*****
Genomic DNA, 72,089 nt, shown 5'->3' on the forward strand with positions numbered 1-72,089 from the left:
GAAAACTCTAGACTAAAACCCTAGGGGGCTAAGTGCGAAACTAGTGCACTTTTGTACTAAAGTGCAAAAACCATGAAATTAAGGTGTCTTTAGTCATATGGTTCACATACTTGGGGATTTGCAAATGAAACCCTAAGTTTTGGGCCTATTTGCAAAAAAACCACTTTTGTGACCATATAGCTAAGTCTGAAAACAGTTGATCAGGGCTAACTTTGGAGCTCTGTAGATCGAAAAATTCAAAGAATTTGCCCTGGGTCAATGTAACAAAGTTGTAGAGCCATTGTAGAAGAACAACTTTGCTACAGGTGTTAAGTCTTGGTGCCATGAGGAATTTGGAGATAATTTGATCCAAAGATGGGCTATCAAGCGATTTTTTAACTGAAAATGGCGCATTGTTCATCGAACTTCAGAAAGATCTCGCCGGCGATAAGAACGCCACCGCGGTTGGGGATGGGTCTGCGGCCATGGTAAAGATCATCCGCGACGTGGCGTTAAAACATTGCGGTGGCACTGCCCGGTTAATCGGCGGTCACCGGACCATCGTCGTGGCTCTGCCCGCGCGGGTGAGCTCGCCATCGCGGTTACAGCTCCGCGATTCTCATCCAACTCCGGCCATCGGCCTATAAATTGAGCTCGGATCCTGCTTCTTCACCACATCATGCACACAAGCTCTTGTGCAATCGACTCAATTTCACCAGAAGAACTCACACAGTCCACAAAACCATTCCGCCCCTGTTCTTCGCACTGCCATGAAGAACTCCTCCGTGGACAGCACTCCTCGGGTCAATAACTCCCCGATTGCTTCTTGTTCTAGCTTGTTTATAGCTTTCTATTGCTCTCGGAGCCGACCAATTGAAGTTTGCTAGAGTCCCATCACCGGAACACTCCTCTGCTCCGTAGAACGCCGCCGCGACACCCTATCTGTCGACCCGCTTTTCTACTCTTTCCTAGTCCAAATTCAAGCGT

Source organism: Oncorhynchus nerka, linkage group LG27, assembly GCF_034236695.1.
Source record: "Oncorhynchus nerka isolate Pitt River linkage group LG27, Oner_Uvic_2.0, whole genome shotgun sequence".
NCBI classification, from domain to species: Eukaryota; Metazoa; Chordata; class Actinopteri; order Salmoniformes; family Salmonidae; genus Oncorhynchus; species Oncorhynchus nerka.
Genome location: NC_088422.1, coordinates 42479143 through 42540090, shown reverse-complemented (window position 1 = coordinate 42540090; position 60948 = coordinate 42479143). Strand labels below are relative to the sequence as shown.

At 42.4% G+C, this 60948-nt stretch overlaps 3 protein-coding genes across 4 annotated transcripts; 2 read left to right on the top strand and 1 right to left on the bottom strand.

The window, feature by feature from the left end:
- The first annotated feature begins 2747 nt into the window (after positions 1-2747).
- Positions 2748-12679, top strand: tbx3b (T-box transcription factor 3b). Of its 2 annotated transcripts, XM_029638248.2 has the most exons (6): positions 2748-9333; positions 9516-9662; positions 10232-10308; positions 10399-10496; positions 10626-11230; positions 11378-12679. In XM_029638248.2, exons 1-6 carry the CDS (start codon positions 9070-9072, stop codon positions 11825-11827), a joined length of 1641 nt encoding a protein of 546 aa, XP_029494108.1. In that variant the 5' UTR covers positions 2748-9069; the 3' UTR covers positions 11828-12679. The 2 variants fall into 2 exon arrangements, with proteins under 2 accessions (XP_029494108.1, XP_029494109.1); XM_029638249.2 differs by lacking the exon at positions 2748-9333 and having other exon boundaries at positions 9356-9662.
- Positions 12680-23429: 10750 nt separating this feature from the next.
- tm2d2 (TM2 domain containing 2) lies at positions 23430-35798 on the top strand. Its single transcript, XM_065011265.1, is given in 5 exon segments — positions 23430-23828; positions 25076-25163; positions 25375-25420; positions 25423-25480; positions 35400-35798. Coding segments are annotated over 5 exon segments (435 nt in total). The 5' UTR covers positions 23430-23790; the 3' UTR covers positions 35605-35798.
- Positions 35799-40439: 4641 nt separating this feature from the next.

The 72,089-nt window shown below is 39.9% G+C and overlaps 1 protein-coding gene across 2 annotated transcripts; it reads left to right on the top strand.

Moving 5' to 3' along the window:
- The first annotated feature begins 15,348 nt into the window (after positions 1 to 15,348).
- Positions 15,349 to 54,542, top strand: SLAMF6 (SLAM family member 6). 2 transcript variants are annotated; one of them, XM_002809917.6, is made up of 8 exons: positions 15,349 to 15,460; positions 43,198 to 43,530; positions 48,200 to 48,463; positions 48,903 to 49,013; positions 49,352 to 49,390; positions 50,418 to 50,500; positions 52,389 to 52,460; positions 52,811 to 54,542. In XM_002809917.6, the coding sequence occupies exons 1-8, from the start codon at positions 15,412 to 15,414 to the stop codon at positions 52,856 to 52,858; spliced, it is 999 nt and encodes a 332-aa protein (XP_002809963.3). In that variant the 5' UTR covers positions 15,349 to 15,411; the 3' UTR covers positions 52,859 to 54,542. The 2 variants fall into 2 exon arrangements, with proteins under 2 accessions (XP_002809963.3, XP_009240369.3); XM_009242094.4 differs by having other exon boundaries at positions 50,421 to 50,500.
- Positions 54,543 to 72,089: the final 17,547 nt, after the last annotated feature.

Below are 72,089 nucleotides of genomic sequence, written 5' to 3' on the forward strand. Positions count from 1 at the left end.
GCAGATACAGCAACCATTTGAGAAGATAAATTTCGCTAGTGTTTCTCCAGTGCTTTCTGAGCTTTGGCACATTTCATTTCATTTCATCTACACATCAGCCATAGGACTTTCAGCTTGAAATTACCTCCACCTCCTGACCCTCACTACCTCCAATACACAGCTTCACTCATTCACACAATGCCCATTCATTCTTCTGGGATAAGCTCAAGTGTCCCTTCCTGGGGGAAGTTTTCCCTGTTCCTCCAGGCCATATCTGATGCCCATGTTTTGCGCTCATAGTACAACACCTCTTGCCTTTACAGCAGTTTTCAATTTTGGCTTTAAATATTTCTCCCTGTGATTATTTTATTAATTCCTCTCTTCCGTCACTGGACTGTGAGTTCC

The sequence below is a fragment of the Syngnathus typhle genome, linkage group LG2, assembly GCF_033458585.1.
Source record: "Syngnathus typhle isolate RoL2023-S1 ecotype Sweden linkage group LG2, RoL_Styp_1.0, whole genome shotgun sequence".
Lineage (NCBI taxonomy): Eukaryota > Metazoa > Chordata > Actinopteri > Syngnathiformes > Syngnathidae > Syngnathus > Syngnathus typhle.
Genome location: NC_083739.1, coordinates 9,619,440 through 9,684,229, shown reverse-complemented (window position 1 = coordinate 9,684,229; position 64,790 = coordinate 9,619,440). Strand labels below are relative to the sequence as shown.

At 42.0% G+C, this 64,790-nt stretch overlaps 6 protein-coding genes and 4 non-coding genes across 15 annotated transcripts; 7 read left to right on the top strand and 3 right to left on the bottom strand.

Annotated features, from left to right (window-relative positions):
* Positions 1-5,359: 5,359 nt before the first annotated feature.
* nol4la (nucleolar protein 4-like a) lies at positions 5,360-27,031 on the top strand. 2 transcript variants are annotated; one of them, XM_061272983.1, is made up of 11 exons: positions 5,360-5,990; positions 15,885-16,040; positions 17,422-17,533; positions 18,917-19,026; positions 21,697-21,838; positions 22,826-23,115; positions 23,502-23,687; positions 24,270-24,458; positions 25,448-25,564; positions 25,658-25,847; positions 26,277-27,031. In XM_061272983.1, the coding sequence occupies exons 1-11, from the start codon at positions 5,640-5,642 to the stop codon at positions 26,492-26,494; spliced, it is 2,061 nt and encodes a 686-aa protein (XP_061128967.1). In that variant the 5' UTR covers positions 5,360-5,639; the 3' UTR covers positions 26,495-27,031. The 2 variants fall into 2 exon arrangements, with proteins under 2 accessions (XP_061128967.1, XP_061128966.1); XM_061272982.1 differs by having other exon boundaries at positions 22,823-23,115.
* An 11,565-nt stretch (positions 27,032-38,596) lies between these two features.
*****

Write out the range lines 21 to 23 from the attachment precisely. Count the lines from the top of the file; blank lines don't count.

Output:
The sequence below is a fragment of the Syngnathus typhle genome, linkage group LG2, assembly GCF_033458585.1.
Source record: "Syngnathus typhle isolate RoL2023-S1 ecotype Sweden linkage group LG2, RoL_Styp_1.0, whole genome shotgun sequence".
Lineage (NCBI taxonomy): Eukaryota > Metazoa > Chordata > Actinopteri > Syngnathiformes > Syngnathidae > Syngnathus > Syngnathus typhle.